We do see more and more "judo-ish" techniques in MMA thou, GSP threw Hughes with a haraigoshi/taiotoshi hybrid, GSP is a great wrestler but he learned that specifically from Shonie Carter(maybe not saying anything because Shonie is a wrestler judoka and pimp)

    Hughes and Serra hit footsweeps on each other:D

    but to my point, which I also wrote in my first post but Mr Jimmy Pedro has more gravitas:
    [​IMG]
    You see, this is sort of something... when I watch MMA a lot, I question why guys don't focus on-or do a little bit more-Judo training. Because some of these guys are just so exposed and so off-balance-or leaning in a certain direction-that Judo would easily get them to the ground if that was where the fighter wanted to take the game.

    In this technique, essentially, all Akiyama does is feel where Leben is leaning: Hard to the right of Akiyama. [Leben] puts his head down a little bit, and his hips are bent. Now, in order to avoid being thrown in Judo, you need to stand up with your hips in. You know, much like in the Muay Thai plum: The way to defend it is to bring your hips in and stand up. As soon as you bend over, you're gonna catch a knee. To avoid being thrown in Judo, you have to stand up with your hips in as well.

    So, if you notice in this technique, Leben's head is down, he's leaning forward, and all Akiyama is does is execute a Harai Goshi, which means "major outer reaping,' a sweeping hip throw. Basically, he grabs the head with his left hand, grabs an arm with his right-almost like a headlock-and whips his left leg over outside and catches him with the Harai Goshi.

    Pedersen: I've noticed that, in Olympic Judo, guys like to really roll through the throw and try and get that perfect "ippon." The way Akiyama turns out after the throw [to the other side of side control]... is that something he picked up in Judo?

    Pedro: Right. I mean, in Judo, you want the guy to land flat on his back to get the maximum score. If they land on their side, then it's a smaller score that you get and the match isn't over. In this throw, if you notice, Leben rolls across both of his shoulder blades. So if that was a throw in Judo, the match would have been over. Akiyama would have won. So without question, Akiyama's instinct is to roll through in order to maximize back exposure and get that higher score. Now, if done correctly here-if Akiyama had just sunk his hips at the moment of impact-he would have flattened out Leben in a sort of head-and-arm hold. A headlock, if you will. Like if you're a kid and you headlock your buddy. That's more ideally the position where he would have finished this technique.

    Back to me:

    especially caught up against the clinch there are a ton of opportunities

    even the usually douchebaggy Hughes shows judo respect:icon_chee
     
  16. MMA junkie

    MMA junkie Purple Belt

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    Well there's also Greco-Roman...

    As far as GSP/Kos, like I stated, they are playing to their strengths. Basically, if it works, use it.

    I'm not anti-Judo at all, I think it's a beautiful art. However a lot of their throws are dangerous and expose yourself in MMA as opposed to a good double or low single. Effectiveness should be the most important thing here. If you have a GREAT double or single, use it.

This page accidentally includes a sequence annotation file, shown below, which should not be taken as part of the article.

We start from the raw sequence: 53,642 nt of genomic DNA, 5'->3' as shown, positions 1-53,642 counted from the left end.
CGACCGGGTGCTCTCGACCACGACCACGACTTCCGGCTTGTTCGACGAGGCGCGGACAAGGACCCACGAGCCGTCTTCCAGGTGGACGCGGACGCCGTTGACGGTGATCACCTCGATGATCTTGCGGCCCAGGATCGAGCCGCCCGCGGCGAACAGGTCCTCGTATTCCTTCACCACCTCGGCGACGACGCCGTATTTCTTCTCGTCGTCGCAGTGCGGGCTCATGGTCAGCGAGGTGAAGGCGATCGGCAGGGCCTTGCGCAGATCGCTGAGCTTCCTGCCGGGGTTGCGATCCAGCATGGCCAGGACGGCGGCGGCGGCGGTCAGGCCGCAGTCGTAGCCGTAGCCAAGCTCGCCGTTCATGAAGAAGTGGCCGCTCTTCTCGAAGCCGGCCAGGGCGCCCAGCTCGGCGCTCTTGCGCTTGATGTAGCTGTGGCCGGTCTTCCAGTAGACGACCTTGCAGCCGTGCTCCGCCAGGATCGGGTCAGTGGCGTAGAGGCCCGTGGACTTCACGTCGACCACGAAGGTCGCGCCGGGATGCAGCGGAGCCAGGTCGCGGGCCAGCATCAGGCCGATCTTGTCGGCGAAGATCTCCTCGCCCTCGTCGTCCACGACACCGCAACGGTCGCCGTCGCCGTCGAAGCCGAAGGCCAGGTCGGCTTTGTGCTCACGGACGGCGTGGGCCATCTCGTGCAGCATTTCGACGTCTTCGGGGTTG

Cain's lifting type of shoot is mainly due to his size. He's been training Wrestling a lot longer than he has been with Camarillo. When you watch collegiate Wrestling, you will notice the heavyweights don't play the same game as a smaller Kos/GSP.

    There's a lot of reasons why the U.S. has its problems in Freestyle Wrestling, I disagree that it is mainly because they are shoot based. The reason why people do not shoot as much in Judo is because they always have grips on the Gi.

    I do agree there are some opportunities more on clinch throwing. As to Greco-Roman, you don't see a lot of it in MMA either. Far too often it's an upper body clinch followed by a leg trip and labeled Greco-Roman.
     
  17. YeahBee

    YeahBee Samdog Original Nine

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    And this is in no way a pissing contest vs wrestling

    they are great at mostly different things

    I have a judo background but would have loved a Greco one as i think that would have suited me way more, even in judo I hit alotta stuff from underhooks/over under

    If I can tout my own horn I think this is very Greco-ish

    at 0,15 seconds
    and this

    right at the start, I had seen my mate do a similar throw just a couple of minutes before and just went for it, nothing i had trained at all :p
     
  18. YeahBee

    YeahBee Samdog Original Nine

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    Yeah I don't think we are disagreeing that much at all

    but re the dangerous and over exposing themselves
    wrestlers have their achilles heel in the guilliotine or anaconda if they are sprawled on.

    People seem to judge judo on olympic highlights sometimes, when they overthrow it is because
    A: those mofos are hard to impossible to throw
    YouTube - Impossible judo
    ^^
    Insane shit!
    B: if they get the ippon they don't care how they land so why bother?
    if they need they can adjust just like Aki's throw there on Leben, he does roll over but shifts his hips



    I don't get at all why we don't see more direct sweeps a la sacrifice throw from doubles thou, alotta time instead of jsut sprawling sprawling and then getting taken down anyway they should try after the initial stuff/sprawl just use head and arm or any other grip, there is also the kimura gripping and throwing that works of a shoot

    I am totally onboard with effectivness, that is why I said opportunities, not saying they should have it as their main offense, but often it ends up in an atrition war against the fence, wouldn't a simple takedown at that point be more effective?
    And as the creed of judo implies: Seiryoku Zenyo Principle of maximum efficiency
     
  19. MMA junkie

    MMA junkie Purple Belt

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    Def no pissing contest. I hate those in grappling arts as I feel we are all related, like cousins.

    Nice throws. Last one lateral drop is shown at all levels of grappling, incl folkstyle. :) still more risky than a timed leg attack IMO.
     
  20. YeahBee

    YeahBee Samdog Original Nine

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    And again re GSP/Kos

    some guys can adapt as thier attributes change, some can not

    I mean we have seen guys like Kerr and Coleman and Randleman struggle as hell when age hits them